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INRI Appam: Celebrating Holy Thursday with traditional home ritual

  • On Holy Thursday, the head of the family cuts and serves the Pesaha appam. Kerala, India. Photo by Rev. George Karuvelil, S.J.
  • On Holy Thursday, the head of the family cuts and serves the Pesaha appam. Kerala, India. Photo by Rev. George Karuvelil, S.J.
  • Syro-Malabar Catholics in Kerala drink a sweet milk with Pesaha appam as substitutes for Passover bread and wine on Holy Thursday. Photo by Rev. George Karuvelil, S.J.
  • Pesaha appam, sometimes called INRI appam, is unleavened bread served with sweet milk on Holy Thursday in Syro-Malabar, Syro-Malankara and Syrian Christian homes. Photo by Ouseph1997.

Syro-Malabar and Syro-Malankara Catholics (and Syrian Orthodox Christians of India) have a special traditional way to mark the Last Supper at their family table, using local food substitutes for the Passover bread and wine.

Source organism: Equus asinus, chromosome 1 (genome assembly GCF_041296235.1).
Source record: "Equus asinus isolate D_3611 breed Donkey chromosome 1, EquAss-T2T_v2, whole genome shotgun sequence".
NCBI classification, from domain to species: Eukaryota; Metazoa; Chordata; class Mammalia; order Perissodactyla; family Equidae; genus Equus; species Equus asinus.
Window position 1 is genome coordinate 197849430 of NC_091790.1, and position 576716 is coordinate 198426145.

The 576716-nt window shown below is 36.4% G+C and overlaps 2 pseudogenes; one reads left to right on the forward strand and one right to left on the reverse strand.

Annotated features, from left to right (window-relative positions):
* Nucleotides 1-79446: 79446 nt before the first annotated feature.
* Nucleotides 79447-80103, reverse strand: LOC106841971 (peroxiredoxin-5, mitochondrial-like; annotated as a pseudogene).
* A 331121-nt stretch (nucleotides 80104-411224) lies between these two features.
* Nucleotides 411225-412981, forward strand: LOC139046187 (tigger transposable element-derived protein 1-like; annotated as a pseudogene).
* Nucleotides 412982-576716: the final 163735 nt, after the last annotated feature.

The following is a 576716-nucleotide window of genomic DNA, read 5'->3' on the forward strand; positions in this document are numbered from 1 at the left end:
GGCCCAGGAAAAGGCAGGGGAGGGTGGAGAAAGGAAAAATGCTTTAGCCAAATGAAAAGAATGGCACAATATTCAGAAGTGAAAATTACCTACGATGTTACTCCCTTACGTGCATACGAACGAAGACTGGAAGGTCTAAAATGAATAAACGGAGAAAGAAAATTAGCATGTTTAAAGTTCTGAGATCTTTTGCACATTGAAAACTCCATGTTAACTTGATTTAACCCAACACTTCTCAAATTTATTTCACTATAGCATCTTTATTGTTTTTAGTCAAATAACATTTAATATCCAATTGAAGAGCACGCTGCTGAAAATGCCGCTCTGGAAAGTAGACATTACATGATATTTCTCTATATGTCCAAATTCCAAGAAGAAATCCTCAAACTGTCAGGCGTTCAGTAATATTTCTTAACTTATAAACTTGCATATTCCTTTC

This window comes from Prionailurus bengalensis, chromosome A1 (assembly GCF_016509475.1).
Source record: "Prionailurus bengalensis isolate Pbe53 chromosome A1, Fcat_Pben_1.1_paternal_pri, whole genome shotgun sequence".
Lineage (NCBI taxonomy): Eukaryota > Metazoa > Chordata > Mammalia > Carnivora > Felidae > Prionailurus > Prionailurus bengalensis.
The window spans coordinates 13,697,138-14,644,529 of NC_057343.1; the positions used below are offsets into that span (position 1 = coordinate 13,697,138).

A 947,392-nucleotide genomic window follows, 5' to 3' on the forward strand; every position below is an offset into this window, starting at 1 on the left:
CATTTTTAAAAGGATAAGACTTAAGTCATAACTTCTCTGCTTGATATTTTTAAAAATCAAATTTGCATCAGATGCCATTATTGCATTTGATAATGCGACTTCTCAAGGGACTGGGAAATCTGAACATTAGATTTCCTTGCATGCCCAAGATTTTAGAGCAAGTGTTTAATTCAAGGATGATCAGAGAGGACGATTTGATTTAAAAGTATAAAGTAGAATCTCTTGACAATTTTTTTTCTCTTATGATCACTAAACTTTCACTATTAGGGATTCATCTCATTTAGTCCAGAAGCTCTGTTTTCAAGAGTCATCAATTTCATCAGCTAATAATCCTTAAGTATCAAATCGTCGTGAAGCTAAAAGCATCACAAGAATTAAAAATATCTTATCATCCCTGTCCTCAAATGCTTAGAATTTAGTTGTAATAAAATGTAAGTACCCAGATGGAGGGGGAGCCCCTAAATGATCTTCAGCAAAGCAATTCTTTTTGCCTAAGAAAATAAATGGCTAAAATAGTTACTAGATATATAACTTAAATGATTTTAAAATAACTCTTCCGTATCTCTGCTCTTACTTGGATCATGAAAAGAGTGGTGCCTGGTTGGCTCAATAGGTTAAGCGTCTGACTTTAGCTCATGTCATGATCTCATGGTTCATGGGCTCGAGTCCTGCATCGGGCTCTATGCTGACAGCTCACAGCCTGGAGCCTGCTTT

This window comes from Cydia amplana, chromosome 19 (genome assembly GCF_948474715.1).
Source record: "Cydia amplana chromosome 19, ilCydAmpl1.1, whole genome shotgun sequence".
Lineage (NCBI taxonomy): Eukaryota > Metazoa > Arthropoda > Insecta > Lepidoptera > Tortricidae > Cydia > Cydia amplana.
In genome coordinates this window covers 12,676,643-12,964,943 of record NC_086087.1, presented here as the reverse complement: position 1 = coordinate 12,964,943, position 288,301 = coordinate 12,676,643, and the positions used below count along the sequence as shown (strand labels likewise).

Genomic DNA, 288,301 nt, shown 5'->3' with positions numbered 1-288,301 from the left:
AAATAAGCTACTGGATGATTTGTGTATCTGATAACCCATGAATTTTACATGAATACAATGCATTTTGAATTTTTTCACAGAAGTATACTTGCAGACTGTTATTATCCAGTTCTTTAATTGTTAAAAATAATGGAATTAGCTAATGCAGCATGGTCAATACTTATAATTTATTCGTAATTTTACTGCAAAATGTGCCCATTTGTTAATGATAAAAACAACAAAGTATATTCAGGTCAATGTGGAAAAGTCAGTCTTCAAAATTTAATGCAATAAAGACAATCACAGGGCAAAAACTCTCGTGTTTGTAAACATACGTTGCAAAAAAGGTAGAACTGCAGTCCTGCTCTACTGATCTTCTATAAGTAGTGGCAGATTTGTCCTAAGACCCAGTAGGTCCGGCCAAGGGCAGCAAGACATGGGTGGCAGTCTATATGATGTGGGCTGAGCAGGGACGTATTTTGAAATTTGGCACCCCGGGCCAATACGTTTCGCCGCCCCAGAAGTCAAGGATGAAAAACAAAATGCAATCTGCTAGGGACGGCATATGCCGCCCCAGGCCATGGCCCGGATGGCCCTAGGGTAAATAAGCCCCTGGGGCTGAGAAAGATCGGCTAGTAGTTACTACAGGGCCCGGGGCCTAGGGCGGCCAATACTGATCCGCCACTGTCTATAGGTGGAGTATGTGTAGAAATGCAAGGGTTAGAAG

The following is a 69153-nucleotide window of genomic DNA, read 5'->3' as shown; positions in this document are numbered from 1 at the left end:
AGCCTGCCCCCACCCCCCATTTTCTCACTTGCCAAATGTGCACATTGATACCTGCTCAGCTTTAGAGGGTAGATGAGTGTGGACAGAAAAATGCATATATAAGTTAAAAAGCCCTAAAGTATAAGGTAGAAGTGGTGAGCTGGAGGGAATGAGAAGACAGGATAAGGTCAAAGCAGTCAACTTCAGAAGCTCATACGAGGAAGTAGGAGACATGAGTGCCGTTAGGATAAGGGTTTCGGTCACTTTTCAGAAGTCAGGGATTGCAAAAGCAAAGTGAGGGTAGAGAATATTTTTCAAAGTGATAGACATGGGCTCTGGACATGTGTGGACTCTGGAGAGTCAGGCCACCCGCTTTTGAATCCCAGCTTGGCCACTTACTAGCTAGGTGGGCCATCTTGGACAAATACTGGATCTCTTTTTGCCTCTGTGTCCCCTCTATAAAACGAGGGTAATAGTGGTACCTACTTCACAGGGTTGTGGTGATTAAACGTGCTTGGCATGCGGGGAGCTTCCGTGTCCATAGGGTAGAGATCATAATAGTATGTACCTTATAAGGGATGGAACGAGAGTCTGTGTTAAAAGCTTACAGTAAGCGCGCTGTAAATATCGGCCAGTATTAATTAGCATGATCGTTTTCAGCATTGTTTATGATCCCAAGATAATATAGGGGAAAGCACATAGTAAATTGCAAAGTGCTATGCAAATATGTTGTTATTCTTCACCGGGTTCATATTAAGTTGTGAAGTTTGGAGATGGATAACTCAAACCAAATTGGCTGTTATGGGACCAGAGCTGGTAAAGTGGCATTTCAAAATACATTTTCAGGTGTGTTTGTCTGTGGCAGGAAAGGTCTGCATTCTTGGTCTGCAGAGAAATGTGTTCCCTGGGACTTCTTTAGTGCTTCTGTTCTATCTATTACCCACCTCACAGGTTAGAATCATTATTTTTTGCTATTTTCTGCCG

That day, families prepare a special, flat, round, unleavened bread, Pesaha appam, which has a small palm cross, cut from the Palm Sunday palms, baked on top. They also prepare a sweet syrup, Pesaha pal, made from coconut milk. Alluding to the letters of the sign traditionally placed above Jesus’ head on crucifixes, the bread is often called INRI Appam. Preparation of the traditional foods is quite time intensive, though some people buy them at a bakery today.

At their tables in the evening, after Masses, families pray, and the male head of the house cuts and serves the bread, dipping it in the sweet syrup, and handing a piece to each family member. Children might also drink the sweet milk from cups.

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